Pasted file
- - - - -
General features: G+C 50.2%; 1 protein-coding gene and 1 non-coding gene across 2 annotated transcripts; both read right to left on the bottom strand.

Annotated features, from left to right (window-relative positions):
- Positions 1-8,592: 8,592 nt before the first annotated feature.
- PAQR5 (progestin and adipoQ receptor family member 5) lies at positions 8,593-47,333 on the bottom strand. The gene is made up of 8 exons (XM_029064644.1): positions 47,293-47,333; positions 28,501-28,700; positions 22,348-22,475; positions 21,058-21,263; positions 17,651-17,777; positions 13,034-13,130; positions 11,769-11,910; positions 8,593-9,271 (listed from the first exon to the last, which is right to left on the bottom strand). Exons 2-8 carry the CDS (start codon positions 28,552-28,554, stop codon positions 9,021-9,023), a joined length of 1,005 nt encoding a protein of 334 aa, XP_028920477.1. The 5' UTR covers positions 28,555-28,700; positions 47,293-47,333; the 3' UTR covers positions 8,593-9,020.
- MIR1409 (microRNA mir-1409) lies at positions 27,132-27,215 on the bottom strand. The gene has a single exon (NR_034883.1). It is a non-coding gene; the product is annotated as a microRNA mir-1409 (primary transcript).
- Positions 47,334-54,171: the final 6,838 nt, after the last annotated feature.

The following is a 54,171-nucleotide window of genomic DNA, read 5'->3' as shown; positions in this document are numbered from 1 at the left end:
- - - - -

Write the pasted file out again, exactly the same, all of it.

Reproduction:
General features: G+C 50.2%; 1 protein-coding gene and 1 non-coding gene across 2 annotated transcripts; both read right to left on the bottom strand.

Annotated features, from left to right (window-relative positions):
- Positions 1-8,592: 8,592 nt before the first annotated feature.
- PAQR5 (progestin and adipoQ receptor family member 5) lies at positions 8,593-47,333 on the bottom strand. The gene is made up of 8 exons (XM_029064644.1): positions 47,293-47,333; positions 28,501-28,700; positions 22,348-22,475; positions 21,058-21,263; positions 17,651-17,777; positions 13,034-13,130; positions 11,769-11,910; positions 8,593-9,271 (listed from the first exon to the last, which is right to left on the bottom strand). Exons 2-8 carry the CDS (start codon positions 28,552-28,554, stop codon positions 9,021-9,023), a joined length of 1,005 nt encoding a protein of 334 aa, XP_028920477.1. The 5' UTR covers positions 28,555-28,700; positions 47,293-47,333; the 3' UTR covers positions 8,593-9,020.
- MIR1409 (microRNA mir-1409) lies at positions 27,132-27,215 on the bottom strand. The gene has a single exon (NR_034883.1). It is a non-coding gene; the product is annotated as a microRNA mir-1409 (primary transcript).
- Positions 47,334-54,171: the final 6,838 nt, after the last annotated feature.

The following is a 54,171-nucleotide window of genomic DNA, read 5'->3' as shown; positions in this document are numbered from 1 at the left end: